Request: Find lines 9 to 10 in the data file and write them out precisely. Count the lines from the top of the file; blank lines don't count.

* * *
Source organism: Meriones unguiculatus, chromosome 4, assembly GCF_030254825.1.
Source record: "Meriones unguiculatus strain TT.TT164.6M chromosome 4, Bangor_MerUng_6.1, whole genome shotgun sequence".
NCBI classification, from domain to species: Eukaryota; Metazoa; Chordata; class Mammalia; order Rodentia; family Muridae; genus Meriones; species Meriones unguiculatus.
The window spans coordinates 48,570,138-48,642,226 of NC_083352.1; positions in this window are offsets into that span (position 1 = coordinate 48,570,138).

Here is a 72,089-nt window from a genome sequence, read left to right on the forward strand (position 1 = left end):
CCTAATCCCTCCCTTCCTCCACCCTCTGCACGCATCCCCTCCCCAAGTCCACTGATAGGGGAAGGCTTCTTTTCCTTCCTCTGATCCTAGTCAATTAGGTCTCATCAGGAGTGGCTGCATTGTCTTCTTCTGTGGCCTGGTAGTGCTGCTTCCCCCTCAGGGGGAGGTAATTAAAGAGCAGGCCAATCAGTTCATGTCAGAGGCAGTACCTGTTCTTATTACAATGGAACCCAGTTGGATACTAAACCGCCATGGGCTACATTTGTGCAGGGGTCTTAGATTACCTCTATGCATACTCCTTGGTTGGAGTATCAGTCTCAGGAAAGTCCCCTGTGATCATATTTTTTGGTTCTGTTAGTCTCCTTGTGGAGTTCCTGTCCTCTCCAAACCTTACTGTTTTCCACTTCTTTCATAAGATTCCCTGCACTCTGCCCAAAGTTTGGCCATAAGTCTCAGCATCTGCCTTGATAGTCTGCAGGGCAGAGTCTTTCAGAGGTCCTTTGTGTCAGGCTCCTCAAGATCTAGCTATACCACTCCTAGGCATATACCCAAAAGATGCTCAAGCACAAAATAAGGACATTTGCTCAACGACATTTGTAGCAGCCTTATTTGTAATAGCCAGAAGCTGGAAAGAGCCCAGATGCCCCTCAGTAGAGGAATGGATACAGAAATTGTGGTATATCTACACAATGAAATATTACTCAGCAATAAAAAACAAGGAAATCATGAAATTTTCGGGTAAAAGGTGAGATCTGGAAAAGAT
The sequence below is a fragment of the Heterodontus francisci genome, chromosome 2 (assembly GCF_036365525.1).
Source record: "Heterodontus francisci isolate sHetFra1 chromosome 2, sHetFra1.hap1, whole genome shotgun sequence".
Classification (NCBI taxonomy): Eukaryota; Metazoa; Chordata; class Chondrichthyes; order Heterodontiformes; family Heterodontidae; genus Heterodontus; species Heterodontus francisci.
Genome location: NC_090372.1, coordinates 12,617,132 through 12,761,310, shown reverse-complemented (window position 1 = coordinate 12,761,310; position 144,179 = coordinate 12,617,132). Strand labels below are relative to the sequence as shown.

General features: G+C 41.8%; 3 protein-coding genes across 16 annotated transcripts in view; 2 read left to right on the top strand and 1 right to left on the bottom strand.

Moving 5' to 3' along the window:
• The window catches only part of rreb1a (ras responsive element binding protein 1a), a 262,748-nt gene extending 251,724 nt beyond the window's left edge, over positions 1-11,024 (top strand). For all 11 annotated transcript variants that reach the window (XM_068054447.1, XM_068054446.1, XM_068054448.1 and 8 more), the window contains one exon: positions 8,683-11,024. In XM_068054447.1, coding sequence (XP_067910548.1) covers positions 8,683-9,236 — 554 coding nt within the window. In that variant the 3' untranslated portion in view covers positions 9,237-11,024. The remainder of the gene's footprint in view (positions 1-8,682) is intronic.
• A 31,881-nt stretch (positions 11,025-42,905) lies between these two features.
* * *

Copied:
Classification (NCBI taxonomy): Eukaryota; Metazoa; Chordata; class Chondrichthyes; order Heterodontiformes; family Heterodontidae; genus Heterodontus; species Heterodontus francisci.
Genome location: NC_090372.1, coordinates 12,617,132 through 12,761,310, shown reverse-complemented (window position 1 = coordinate 12,761,310; position 144,179 = coordinate 12,617,132). Strand labels below are relative to the sequence as shown.